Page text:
“I think, more than any other administrators, they are taking WASC seriously and making strides,” said Cindy Cohen, president of the PTSA. “I think they really want to make change at Berkeley High School.”
The four co-principals, Leventer, MaryAnn Valles, Lawrence Lee, and Mike Hassett, presented recommendations in four areas: attendance, discipline, staff development, and the ninth grade program.
Four focus groups, composed of high school administrators, BHS staff, district personnel, parents, and a few interested students, developed the recommendations early in the school year.
Administrators convened the four groups after Superintendent Michele Lawrence held discussions with WASC and school administrators earlier this year, and decided to hone in on five of the concerns – the four considered by the focus groups, and a fifth involving the lack of “well-structured planning and decision-making process.”
School administrators said they began to address the decision-making process earlier this year with the establishment of a new shared governance structure at the high school including administrators, department heads and a representative from the School Site Council. Co-principal Valles said this new structure has helped to centralize and clarify the process.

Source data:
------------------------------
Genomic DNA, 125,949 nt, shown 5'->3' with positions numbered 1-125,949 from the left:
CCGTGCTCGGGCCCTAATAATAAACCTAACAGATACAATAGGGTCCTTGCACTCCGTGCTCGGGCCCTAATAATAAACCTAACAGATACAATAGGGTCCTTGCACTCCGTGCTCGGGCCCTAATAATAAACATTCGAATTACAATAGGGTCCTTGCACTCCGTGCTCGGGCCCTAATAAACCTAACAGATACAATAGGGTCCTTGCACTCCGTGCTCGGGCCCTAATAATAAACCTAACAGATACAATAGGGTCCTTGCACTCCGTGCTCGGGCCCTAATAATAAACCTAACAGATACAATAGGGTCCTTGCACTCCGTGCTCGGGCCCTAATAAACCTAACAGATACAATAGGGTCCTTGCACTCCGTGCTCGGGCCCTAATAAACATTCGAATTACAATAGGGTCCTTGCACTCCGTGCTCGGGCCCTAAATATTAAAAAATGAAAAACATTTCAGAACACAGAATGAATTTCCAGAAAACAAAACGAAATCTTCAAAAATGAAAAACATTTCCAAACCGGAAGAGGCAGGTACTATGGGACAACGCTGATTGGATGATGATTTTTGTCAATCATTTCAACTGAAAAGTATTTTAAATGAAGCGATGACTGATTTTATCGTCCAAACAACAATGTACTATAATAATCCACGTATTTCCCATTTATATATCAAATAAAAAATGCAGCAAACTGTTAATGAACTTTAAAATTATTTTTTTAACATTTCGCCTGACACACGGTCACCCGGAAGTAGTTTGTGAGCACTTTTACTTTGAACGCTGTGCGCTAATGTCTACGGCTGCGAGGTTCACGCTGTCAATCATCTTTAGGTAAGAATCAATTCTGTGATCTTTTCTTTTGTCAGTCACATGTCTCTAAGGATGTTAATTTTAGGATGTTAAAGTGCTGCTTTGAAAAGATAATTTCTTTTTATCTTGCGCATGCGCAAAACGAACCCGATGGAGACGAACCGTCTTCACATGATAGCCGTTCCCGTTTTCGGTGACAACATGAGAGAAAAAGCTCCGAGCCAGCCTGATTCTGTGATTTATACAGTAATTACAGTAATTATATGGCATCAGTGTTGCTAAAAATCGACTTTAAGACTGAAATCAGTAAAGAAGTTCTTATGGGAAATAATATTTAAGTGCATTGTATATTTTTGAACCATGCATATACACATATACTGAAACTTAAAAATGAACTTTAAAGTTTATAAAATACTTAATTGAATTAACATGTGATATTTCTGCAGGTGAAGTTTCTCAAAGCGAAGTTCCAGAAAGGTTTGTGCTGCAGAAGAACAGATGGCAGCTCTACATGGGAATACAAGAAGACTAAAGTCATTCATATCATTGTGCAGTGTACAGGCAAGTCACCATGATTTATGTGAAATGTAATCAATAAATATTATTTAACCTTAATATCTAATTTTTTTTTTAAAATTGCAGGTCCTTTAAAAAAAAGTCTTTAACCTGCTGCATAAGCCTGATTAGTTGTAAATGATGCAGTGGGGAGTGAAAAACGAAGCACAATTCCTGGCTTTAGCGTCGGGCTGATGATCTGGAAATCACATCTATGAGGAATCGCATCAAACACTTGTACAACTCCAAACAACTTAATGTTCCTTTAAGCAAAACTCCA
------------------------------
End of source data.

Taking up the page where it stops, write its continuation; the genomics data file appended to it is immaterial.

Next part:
Some activists have raised concerns about the apparent focus on only five of the issues, worrying that other problems identified by WASC, including the “achievement gap” separating white and minority students, are not being properly addressed.
“I’m not suggesting they’re intentionally trying to hide it,” said Kathryn Burroughs, parent of a senior at BHS, discussing the achievement gap. “But, it seems to me that it’s out of sight, out of mind...We need to be talking about the root causes of disparity in achievement.”
School and district administrators say that the high school has embedded concerns about the achievement gap in each of the focus group studies, arguing that improvements in attendance, discipline, staff development and the ninth-grade program will all help address the disparity.